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Keir Starmer

Keir Starmer. Photo: Chatham House / Flickr / CC BY 2.0, license linked at bottom of article

Polling suggests Labour is set to do badly in the elections this week, dispelling myths of the electability of Sir Keir, argues Terina Hine

For those who were wondering just how out of touch Labour and Kier Starmer actually are, you may be about to find out. Super Thursday is almost here, and all eyes are looking to Hartlepool - once a red stalwart, now another crumbling brick in the wall.

This is the first electoral test of Starmer’s leadership. Set against the background of the last year and the devastating impact Covid has had on working class communities, Labour should be piling up the votes, not shedding them. To be contemplating losses against this appalling government is embarrassing, to be desperately hoping to cling on to Hartlepool is humiliating.

Yet the latest Survation poll gives the Tories a staggering 17-point lead in the Hartlepool by-election. Perhaps the poll is an outlier? The poll had a very small sample size, and by-elections can be difficult for pollsters to call when turnout is so unreliable. But even with a big margin of error, to be out by 17-points seems very unlikely.

The dramatic Survation poll may well exaggerate the Tory lead, but along with other polling data, the pressure on Labour and Sir Keir is mounting. Labour is struggling to regain ground in its red wall heartland and it appears that Starmer is not the vote winner he was prophesied to be.

And it’s not just Hartlepool. Even after last week’s sleaze stories, a weekend YouGov poll predicted a 9-point “northern swing” to the Tories. In the mayoral races the Tory mayor for Tees Valley (which includes Hartlepool) Ben Houchen polled at 63% to his Labour rival’s 37% (a significant increase on 2017 when Houchen won 51 to 49%). In the West Midlands the Tory mayoral incumbent Andy Street is also expected to win, polling at 54% compared to Liam Byrne for Labour at 37%.

Northern councils also expect to see Labour losses. Bucking the polling trend is London, where mayor Sadiq Khan’s position appears to be secure.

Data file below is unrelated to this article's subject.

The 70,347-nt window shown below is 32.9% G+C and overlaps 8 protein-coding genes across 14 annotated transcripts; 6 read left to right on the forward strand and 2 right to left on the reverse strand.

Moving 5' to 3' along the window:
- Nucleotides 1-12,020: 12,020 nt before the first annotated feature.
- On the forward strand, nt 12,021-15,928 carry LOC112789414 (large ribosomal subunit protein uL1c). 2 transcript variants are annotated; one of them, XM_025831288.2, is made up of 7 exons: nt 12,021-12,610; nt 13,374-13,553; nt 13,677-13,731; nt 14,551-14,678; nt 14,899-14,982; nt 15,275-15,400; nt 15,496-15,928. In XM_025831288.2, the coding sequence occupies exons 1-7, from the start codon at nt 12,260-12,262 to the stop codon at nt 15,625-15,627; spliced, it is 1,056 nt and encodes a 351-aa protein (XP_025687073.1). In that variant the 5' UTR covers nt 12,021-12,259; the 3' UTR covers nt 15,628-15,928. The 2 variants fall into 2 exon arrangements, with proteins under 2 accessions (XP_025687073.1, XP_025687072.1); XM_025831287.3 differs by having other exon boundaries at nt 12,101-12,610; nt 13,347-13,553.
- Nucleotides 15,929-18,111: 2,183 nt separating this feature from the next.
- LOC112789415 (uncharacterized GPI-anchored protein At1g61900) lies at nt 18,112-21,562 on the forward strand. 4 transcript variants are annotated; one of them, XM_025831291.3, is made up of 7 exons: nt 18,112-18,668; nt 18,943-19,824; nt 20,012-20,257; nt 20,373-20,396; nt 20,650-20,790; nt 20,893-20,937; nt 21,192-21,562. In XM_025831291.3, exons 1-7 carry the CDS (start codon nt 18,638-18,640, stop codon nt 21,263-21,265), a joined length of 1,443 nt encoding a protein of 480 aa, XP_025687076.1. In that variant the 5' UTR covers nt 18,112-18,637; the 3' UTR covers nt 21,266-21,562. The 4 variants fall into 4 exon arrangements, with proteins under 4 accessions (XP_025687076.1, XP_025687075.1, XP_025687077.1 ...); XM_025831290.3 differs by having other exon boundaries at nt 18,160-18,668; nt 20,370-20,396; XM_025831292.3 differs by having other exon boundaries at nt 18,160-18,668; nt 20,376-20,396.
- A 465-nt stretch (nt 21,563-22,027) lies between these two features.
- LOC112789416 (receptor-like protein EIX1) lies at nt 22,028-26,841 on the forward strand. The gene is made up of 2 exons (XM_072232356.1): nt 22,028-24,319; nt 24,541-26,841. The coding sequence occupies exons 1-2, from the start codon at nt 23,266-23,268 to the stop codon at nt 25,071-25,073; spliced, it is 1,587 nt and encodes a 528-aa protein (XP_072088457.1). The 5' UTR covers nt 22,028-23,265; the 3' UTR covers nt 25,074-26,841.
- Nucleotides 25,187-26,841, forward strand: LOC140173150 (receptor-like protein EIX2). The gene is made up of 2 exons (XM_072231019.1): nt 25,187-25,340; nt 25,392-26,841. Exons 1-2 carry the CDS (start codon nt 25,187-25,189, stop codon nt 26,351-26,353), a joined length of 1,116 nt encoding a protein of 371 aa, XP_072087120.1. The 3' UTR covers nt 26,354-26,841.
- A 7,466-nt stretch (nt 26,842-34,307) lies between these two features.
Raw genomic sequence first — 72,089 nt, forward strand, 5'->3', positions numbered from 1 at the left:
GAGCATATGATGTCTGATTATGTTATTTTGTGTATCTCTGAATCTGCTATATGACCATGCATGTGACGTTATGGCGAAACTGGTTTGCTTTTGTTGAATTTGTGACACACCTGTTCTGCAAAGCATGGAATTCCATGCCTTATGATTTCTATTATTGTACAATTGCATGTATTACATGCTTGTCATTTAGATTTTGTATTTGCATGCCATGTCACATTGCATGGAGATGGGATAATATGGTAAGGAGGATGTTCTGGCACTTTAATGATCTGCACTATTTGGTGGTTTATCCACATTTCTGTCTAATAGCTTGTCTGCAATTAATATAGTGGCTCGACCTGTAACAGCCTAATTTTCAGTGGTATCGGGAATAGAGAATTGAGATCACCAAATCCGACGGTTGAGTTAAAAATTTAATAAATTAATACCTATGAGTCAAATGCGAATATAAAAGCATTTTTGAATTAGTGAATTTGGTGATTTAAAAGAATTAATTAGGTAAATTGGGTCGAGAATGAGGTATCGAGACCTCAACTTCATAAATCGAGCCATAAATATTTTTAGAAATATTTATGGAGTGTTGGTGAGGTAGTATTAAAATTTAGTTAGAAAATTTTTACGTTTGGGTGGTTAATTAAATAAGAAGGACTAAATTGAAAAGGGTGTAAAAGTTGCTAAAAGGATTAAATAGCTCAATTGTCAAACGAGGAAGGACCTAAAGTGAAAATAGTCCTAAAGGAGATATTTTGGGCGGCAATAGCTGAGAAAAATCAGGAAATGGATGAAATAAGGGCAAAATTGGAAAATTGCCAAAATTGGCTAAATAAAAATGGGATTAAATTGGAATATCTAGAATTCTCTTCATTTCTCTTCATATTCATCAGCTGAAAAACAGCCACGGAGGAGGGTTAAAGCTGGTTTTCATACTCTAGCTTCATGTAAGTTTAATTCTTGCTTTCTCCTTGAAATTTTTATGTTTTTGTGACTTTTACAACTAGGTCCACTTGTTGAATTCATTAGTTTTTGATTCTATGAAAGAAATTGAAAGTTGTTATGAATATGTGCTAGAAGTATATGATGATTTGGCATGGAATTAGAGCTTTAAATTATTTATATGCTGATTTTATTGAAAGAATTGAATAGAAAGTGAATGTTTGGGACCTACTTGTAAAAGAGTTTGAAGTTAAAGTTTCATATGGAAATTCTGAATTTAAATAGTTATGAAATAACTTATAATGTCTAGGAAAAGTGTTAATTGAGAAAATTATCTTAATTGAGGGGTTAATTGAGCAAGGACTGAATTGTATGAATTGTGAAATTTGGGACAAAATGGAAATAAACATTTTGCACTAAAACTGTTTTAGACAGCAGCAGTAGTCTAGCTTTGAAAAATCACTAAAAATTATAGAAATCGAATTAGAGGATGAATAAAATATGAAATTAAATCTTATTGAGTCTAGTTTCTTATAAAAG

But back to Hartlepool. The town has been Labour since the seat was created in 1974. In Labour’s 1997 landslide Peter Mandelson became the MP winning 61% of the vote. Mandelson was one of many New Labour MPs parachuted from the south into safe northern seats. As part of the Blair government he cheered on the neoliberal model that has caused so much pain, and ignored the plight of his constituents. Taken for granted for so long, strong northern seats, including Blair’s own former seat of Sedgefield, became ripe for Tory picking. It looks as though Hartlepool will be next.

Since the Brexit referendum, and two Tory election victories there has been much discussion in Labour about “left behind” and “disenfranchised” former Labour voters. Hartlepool residents fit the description. A once thriving steel and port town, it is now the 10th most deprived town in England with one of the highest rates of unemployment and child poverty in the country - 32% of children live in workless households. Voting Labour for 47 years has not served the town well, at least not in recent years.

In want of change 70% of Hartlepool voters voted for Brexit. In the 2019 general election Labour held on to the seat. The Brexit Party candidate ate into the vote share of both main parties, and Labour won with a reduced majority. But this time there will be no Brexit Party and so far it looks as if the Brexit Party votes will transfer to the Tories.

In a recent media interview one resident told of how she grew up believing Labour was the party for working class people like her, but then with Brexit it became clear that Labour was no longer on her side. Labour’s betrayal of Brexit is still playing out. To ignore traditional Labour votersfeelings of betrayal will perpetuate the partys decline.

So what does Labour do? It parachutes in a prominent Remain supporting candidate from outside - born in Canterbury, educated in Cambridgeshire, a former MP from a strong Leave constituency who voted Remain. Starmer tells us it’s OK, Brexit was yesterday’s news. That may be so, but if the Brexit vote was as much about being “left behind” as it was about the EU then it is definitely not yesterday’s news.

Starmer’s attempt to tack dramatically towards the centre has revived memories of New Labour, that period of Labour’s history when the party turned its back on its roots, took post-industrial towns like Hartlepool for granted and became firmly associated in the minds of many as the party of the metropolitan elite.

This morning Starmer mentioned one of his unique selling points was being a good listener - ironic as he is clearly deaf to the pain felt in Labour’s northern heartlands.

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